Practice Management Systems
Add value to your practice by “5S’ing.”
By Scott C. Spradling
The concept of 5S is just one of several key elements of the lean principle, which is designed to improve efficiency in the workplace while promoting organization and cleanliness. 5S was developed in Japan in the late 1960s as part of the “Just-in-Time” manufacturing system, better known today as the Toyota Production System. It made its way to the West in the 1980s and has been adopted by such companies as Motorola, IBM, Boeing, and the Virginia Mason Medical Center health care system.
The 5 “S’s” in Japanese are Seiri (tidiness), Seiton (orderliness), Seiso (cleanliness), Seiketsu (standardization), and Shitsuke (discipline). In keeping with the history of the “S” when translated to English, these were edited into Sort, Set, Shine, Standardize, and Sustain. Some companies have further edited the words to best suit their organization, though always in keeping with the “S.”
So how can this manufacturing production concept be used in private practice? In its simplest form it is designed to keep the workplace safe and organized without regard to size or pace. We will use the clinic front office for the purposes of our example. The goal of 5S is to remove waste, both actual and conceptual, by eliminating excess inventory and out-of-stock supplies, and reducing wasted time searching for, getting to, and waiting for supplies.
Step One: Sort
“Sort” means to sort through everything in each work area. Keep only what is necessary. Materials and supplies that are not frequently used should be moved to a separate, central storage area. Items that are no longer used should be discarded or recycled. Do not keep things around in the hopes they might be used in the future.
Step Two: Set
In this second step, identify, organize, and arrange everything in the work area, so that items can be efficiently and effectively retrieved and then returned to their proper location. Everything should have a place and a purpose. Put things away in a logical location that makes commonly used materials convenient and easy to access.
Step Three: Shine
Once you have everything sorted and set, it is important to keep it that way. This requires regular cleaning, which is why our third step is known as “Shine.”
5S Shine is more than your typical “run a dust rag over the counter when you notice it.” It requires regular and consistent cleaning. The front office should be returned to the condition it was in when the day started, including putting away all materials and supplies used that day.
This also allows you to take note while cleaning of any equipment, material, or supplies that need to be fixed, replaced, or restocked.
Step Four: Standardize
The first three steps in our 5S paradigm should then be formalized in Step 4 by creating standards. Develop written structures and standards that will support the new practices and turn them into habits. Every office is different, and the 5S practices initially implemented can always be improved. As your experience grows and you become more familiar with the first three steps, you can update and modify your 5S standards to make each process simpler and easier. One of the more common standards in this step is stock levels. Establish how much of something you truly need and when it is the appropriate time to reorder that item to prevent wasted time waiting for it to be restocked.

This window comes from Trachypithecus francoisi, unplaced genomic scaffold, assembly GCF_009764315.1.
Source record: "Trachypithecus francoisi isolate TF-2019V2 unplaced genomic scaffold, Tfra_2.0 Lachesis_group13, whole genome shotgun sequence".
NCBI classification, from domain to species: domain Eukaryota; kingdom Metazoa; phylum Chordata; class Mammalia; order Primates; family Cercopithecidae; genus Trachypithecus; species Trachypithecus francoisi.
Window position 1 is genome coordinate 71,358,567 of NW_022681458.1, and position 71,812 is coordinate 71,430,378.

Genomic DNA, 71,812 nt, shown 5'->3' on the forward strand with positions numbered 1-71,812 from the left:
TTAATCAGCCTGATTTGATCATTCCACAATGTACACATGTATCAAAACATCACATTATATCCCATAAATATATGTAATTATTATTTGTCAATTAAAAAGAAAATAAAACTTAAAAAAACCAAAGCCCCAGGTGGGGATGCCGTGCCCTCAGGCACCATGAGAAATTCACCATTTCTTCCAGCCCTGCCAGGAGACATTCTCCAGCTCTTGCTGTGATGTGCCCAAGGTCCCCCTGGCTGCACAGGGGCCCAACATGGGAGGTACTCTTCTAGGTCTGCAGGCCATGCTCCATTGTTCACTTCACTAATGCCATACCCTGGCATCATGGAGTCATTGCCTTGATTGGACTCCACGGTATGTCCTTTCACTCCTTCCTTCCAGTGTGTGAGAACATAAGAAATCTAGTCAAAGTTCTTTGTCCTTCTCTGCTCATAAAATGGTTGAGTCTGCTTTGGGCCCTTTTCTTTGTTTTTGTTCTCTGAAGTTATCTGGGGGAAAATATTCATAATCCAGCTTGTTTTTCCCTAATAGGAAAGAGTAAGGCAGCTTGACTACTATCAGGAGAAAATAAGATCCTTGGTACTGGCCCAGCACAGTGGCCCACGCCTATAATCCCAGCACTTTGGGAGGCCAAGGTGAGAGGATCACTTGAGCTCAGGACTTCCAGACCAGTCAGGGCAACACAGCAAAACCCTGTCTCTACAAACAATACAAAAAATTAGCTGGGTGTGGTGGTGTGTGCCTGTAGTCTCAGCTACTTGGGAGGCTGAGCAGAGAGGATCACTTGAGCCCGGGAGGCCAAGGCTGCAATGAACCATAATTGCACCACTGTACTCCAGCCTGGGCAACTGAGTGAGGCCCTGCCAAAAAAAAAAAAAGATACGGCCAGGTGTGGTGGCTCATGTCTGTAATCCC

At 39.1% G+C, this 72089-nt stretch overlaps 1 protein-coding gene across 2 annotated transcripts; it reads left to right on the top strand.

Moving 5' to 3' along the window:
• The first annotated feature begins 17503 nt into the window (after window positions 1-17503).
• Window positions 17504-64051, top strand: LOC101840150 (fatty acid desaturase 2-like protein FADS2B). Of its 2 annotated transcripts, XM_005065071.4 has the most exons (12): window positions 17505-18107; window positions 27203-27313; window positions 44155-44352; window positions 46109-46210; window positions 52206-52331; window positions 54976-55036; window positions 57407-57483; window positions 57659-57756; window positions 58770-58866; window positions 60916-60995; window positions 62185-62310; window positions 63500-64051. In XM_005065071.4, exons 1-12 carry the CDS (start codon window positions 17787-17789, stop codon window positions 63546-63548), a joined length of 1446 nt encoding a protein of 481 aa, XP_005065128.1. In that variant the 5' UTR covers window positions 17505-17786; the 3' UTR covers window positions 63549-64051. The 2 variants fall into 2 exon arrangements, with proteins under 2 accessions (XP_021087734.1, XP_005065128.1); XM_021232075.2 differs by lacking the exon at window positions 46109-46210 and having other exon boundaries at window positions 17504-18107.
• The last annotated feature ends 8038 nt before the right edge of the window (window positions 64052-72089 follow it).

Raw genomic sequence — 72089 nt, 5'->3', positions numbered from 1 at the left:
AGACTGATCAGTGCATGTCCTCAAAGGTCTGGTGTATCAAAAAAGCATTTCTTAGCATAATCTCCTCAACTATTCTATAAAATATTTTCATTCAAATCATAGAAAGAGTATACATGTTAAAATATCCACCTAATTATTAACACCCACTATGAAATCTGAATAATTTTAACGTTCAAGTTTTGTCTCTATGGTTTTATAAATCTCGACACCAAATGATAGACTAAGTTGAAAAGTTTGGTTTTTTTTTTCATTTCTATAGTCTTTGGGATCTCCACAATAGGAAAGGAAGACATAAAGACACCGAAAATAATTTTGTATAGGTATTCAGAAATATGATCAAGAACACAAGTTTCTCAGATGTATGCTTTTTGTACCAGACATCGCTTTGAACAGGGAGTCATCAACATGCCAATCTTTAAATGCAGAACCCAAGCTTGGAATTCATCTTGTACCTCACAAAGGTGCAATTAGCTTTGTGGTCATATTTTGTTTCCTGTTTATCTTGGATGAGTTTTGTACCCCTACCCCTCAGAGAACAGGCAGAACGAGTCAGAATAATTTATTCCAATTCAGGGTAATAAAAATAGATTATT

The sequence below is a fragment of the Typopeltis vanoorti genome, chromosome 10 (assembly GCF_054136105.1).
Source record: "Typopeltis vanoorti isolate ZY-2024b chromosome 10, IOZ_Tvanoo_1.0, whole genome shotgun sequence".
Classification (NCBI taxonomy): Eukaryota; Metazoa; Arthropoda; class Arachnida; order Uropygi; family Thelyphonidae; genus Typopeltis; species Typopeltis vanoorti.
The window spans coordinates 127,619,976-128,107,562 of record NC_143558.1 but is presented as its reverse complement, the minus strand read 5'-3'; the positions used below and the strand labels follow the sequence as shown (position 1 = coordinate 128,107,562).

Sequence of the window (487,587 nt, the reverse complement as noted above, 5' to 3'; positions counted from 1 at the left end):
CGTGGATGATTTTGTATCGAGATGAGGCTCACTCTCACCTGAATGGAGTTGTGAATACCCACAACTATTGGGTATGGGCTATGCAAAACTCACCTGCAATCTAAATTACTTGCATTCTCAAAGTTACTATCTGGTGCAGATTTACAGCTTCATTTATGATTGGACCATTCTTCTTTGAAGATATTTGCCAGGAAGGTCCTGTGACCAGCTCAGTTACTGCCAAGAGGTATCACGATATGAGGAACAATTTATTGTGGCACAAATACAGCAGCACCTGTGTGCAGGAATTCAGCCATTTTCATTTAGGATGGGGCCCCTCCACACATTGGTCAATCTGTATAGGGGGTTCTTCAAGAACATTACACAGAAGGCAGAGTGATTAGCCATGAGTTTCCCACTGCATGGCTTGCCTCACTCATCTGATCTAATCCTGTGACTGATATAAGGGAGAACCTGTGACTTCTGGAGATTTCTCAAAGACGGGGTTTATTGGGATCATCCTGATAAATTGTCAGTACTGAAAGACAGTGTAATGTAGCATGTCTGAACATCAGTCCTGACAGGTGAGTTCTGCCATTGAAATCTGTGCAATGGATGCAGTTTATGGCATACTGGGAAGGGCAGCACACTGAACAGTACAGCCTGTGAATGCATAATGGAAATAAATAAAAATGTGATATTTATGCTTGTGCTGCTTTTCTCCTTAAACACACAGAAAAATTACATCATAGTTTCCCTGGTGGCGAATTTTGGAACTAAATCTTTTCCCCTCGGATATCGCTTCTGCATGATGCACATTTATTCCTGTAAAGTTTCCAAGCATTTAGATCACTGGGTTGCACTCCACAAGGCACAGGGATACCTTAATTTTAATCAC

Standardize is one of the harder steps in 5S as it calls for changing habits. Familiarity breeds comfort, but consistent use and positive reinforcement will help staff see how the changes have added value to their workplace and day.
Step Five: Sustain
5S is a commitment. It is a commitment to reduce waste and improve efficiency; it is a commitment to recognizing what adds value to your organization; it is the ultimate exercise in “trial and error,” without so much on the “error” side.
In this step of 5S, training staff to clean, organize, and inspect their work areas every day and not let clutter accumulate is essential. The overall goal of 5S Sustain is to ensure the 5S standards that resulted from the first four steps of 5S continue to be followed, and that standards are modified or created to address situations not anticipated during the initial implementation of 5S.
With the landscape of health care reform and payment model changes that are moving away from volume and focusing on value, the 5S paradigm offers a simple and structured method for identifying, analyzing, and organizing (or reorganizing) our everyday processes in a manner that is guaranteed to reduce waste and add value.
Scott C. Spradling is a member of the PPS Administrators Council and a certified administrator since 2011. He is the administrator of Movement Systems Physical Therapy in Seattle, Washington, and can be reached at firstname.lastname@example.org.